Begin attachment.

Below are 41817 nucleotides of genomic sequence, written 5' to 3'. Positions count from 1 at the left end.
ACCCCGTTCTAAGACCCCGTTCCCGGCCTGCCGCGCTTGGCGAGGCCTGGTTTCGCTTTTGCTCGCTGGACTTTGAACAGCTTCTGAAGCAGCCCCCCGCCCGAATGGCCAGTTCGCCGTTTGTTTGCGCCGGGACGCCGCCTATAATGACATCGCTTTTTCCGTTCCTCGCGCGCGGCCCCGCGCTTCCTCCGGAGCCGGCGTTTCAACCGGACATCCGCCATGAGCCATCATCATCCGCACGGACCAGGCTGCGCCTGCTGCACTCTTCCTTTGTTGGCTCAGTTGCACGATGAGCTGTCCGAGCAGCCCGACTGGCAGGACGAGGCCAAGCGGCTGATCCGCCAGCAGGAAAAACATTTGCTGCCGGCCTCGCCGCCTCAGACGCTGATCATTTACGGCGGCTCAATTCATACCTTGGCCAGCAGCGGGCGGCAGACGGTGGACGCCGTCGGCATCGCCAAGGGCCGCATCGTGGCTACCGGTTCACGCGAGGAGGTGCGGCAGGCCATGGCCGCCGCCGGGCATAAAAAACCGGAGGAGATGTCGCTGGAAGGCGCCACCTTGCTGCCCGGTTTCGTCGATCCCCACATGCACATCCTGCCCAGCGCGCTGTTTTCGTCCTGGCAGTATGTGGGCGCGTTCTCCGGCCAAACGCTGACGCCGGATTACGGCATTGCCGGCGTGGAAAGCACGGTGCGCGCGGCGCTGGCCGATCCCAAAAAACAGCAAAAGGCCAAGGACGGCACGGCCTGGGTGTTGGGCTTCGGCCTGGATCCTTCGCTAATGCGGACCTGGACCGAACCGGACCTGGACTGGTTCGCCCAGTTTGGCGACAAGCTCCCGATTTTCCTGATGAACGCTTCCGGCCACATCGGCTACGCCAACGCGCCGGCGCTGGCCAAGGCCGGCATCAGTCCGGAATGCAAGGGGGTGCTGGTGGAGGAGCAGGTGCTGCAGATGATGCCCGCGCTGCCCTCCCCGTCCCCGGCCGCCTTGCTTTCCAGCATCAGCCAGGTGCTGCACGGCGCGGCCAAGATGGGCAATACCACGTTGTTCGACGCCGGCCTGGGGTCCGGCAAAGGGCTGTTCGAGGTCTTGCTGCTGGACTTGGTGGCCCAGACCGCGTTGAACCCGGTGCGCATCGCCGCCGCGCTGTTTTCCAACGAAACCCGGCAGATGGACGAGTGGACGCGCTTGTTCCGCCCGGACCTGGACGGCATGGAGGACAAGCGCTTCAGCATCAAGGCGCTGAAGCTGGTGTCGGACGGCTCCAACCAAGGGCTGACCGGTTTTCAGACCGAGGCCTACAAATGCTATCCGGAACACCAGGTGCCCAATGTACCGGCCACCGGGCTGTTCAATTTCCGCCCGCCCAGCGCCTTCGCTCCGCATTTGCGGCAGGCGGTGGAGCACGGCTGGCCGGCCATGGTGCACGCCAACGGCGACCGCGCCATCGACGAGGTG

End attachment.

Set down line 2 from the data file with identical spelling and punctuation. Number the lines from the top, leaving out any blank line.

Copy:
ACCCCGTTCTAAGACCCCGTTCCCGGCCTGCCGCGCTTGGCGAGGCCTGGTTTCGCTTTTGCTCGCTGGACTTTGAACAGCTTCTGAAGCAGCCCCCCGCCCGAATGGCCAGTTCGCCGTTTGTTTGCGCCGGGACGCCGCCTATAATGACATCGCTTTTTCCGTTCCTCGCGCGCGGCCCCGCGCTTCCTCCGGAGCCGGCGTTTCAACCGGACATCCGCCATGAGCCATCATCATCCGCACGGACCAGGCTGCGCCTGCTGCACTCTTCCTTTGTTGGCTCAGTTGCACGATGAGCTGTCCGAGCAGCCCGACTGGCAGGACGAGGCCAAGCGGCTGATCCGCCAGCAGGAAAAACATTTGCTGCCGGCCTCGCCGCCTCAGACGCTGATCATTTACGGCGGCTCAATTCATACCTTGGCCAGCAGCGGGCGGCAGACGGTGGACGCCGTCGGCATCGCCAAGGGCCGCATCGTGGCTACCGGTTCACGCGAGGAGGTGCGGCAGGCCATGGCCGCCGCCGGGCATAAAAAACCGGAGGAGATGTCGCTGGAAGGCGCCACCTTGCTGCCCGGTTTCGTCGATCCCCACATGCACATCCTGCCCAGCGCGCTGTTTTCGTCCTGGCAGTATGTGGGCGCGTTCTCCGGCCAAACGCTGACGCCGGATTACGGCATTGCCGGCGTGGAAAGCACGGTGCGCGCGGCGCTGGCCGATCCCAAAAAACAGCAAAAGGCCAAGGACGGCACGGCCTGGGTGTTGGGCTTCGGCCTGGATCCTTCGCTAATGCGGACCTGGACCGAACCGGACCTGGACTGGTTCGCCCAGTTTGGCGACAAGCTCCCGATTTTCCTGATGAACGCTTCCGGCCACATCGGCTACGCCAACGCGCCGGCGCTGGCCAAGGCCGGCATCAGTCCGGAATGCAAGGGGGTGCTGGTGGAGGAGCAGGTGCTGCAGATGATGCCCGCGCTGCCCTCCCCGTCCCCGGCCGCCTTGCTTTCCAGCATCAGCCAGGTGCTGCACGGCGCGGCCAAGATGGGCAATACCACGTTGTTCGACGCCGGCCTGGGGTCCGGCAAAGGGCTGTTCGAGGTCTTGCTGCTGGACTTGGTGGCCCAGACCGCGTTGAACCCGGTGCGCATCGCCGCCGCGCTGTTTTCCAACGAAACCCGGCAGATGGACGAGTGGACGCGCTTGTTCCGCCCGGACCTGGACGGCATGGAGGACAAGCGCTTCAGCATCAAGGCGCTGAAGCTGGTGTCGGACGGCTCCAACCAAGGGCTGACCGGTTTTCAGACCGAGGCCTACAAATGCTATCCGGAACACCAGGTGCCCAATGTACCGGCCACCGGGCTGTTCAATTTCCGCCCGCCCAGCGCCTTCGCTCCGCATTTGCGGCAGGCGGTGGAGCACGGCTGGCCGGCCATGGTGCACGCCAACGGCGACCGCGCCATCGACGAGGTG